De Anza College Powers-up Their Parking Lot with SunPower

We're proud to serve as a model for educational institutions statewide and across the nation in achieving energy sustainability and preserving the environment, while reducing energy costs and thereby maximizing resources for students.”

– Martha J. Kanter, Chancellor, Foothill-De Anza Community College


Founded in 1957, the Foothill-De Anza Community College District provides a dynamic learning environment that fosters excellence, opportunity and innovation in meeting the educational needs of its diverse students and community. The College has several campuses located in the heart of Silicon Valley, California. As one of the largest community college districts in the United States, Foothill-De Anza provides credit classes for about 44,000 students per quarter.


The Foothill-De Anza College District has made a firm commitment to renewable power and sustainable building practices. As part of its efforts to lower overall energy consumption and costs, the District sought facility improvements at its two campuses that would meet its power needs, increase energy efficiency, and benefit the environment.


In July 2005, the Foothill-De Anza College District completed the installation of solar electric and energy-efficient co-generation projects at both its campuses. To generate on-site power and improve energy efficiency, the District installed two solar electric parking systems, which provide shade and protection for vehicles while generating electricity from the sun. In addition, eight 60 kW Capstone micro-turbines with heat recovery systems that produce electricity and heat the campus’ pools were installed at both campuses. Other efficiency measures include lighting, air conditioning and energy management systems.

The solar parking system at De Anza College is a 201 kW solar electric tracking carport, which tracks the sun as it generates power. The solar electric parking system at Foothill College is a 100 kW system which supplies power to the campus. The combined 780 kW of electricity generated from the solar and co-generation systems is enough to power 700 homes during the daytime.

Photovoltaic System Description

The solar parking systems generate power for both campuses while providing covered parking for vehicles. This installation uses high efficiency photovoltaic modules to generate maximum output per square foot. The tracker parking system features SunPower® T0 Tracker technology, which follows the path of the sun to maximize energy capture. Both systems use solar cells made of solid-state semiconductors to convert sunlight into direct current (DC) electricity. The DC output from the PV modules is converted to alternating current (AC) electricity by inverters located at the site, and then stepped up to three-phase AC electricity by isolation transformers for connection to the college utility distribution system.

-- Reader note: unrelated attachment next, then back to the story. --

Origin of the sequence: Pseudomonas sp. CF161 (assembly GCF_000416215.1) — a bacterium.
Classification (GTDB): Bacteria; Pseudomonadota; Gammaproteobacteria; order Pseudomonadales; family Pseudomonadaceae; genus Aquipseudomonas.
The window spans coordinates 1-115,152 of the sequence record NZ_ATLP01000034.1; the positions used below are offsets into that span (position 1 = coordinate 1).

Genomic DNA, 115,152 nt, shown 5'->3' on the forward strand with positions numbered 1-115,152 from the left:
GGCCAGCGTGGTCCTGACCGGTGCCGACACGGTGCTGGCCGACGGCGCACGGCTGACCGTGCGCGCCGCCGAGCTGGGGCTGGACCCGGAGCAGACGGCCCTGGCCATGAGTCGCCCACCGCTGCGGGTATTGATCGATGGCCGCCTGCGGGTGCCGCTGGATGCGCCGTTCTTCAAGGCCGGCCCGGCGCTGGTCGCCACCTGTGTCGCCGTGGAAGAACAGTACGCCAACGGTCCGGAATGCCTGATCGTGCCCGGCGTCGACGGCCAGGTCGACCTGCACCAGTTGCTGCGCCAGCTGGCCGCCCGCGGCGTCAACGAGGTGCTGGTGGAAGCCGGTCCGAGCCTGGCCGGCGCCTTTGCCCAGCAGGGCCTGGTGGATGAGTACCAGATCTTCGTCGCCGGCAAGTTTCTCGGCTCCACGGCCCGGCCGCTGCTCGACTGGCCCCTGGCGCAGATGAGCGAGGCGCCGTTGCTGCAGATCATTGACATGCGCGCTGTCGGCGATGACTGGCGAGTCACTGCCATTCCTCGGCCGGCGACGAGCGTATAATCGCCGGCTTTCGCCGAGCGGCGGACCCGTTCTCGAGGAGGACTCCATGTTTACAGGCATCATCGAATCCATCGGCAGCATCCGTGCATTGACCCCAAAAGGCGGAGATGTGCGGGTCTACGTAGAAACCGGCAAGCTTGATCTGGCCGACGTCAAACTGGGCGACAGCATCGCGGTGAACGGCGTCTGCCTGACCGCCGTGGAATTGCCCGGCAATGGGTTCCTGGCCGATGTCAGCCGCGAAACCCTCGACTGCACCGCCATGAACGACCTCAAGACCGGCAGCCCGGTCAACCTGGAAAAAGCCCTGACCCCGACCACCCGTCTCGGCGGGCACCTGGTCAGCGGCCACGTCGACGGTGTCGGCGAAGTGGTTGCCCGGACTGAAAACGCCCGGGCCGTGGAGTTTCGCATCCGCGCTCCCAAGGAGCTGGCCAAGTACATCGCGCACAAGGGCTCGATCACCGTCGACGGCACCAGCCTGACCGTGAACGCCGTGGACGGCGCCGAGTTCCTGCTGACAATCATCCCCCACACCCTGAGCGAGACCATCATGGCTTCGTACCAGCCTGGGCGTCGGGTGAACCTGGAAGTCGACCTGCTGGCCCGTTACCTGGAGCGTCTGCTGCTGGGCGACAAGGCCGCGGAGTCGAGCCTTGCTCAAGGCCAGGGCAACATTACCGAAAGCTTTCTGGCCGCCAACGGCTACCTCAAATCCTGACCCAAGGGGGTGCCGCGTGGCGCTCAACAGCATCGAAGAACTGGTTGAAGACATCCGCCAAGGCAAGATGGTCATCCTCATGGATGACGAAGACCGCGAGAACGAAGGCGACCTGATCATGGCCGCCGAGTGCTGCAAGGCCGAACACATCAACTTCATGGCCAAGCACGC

Project Overview

Foothill College     
Location:    Los Altos, CA
System Type:    Carport Structure
Date Completed:    April 2005
System Peak Capacity:    122 kW
Solar Electric Panels:    640
PV surface area:    8,140 square feet

De Anza College     
Location:    Cupertino, CA
System Type:    SunPower® T0 Tracker
Date Completed:    April 2005
System Peak Capacity:    251 kW
Solar Electric Panels:    1,320
PV surface area:    16,790 square feet


As a result of the energy savings and rebates, the District was able to retain capital funds that can now be applied towards education. In addition, the energy efficiency,solar and cogeneration improvements will reduce the college’s electricity purchasesby 46%, and save $800,000 annually in energy costs.

By reducing its purchase of fossil fuel-generated electricity , Foothill-De AnzaCollege District’s photovoltaic and cogeneration systems spare the environment from thousands of tons of harmful emissions, such as nitrogen oxides, sulfur dioxide and carbon dioxide, which contribute to smog, acid rain and global warming. Over their 30-year operating life, the systems will displace power that would have been produced by conventional power plants, and reduce emissions of 14 million lbs.of carbon dioxide annually. These emissions reductions are equivalent to planting2,000 acres of trees.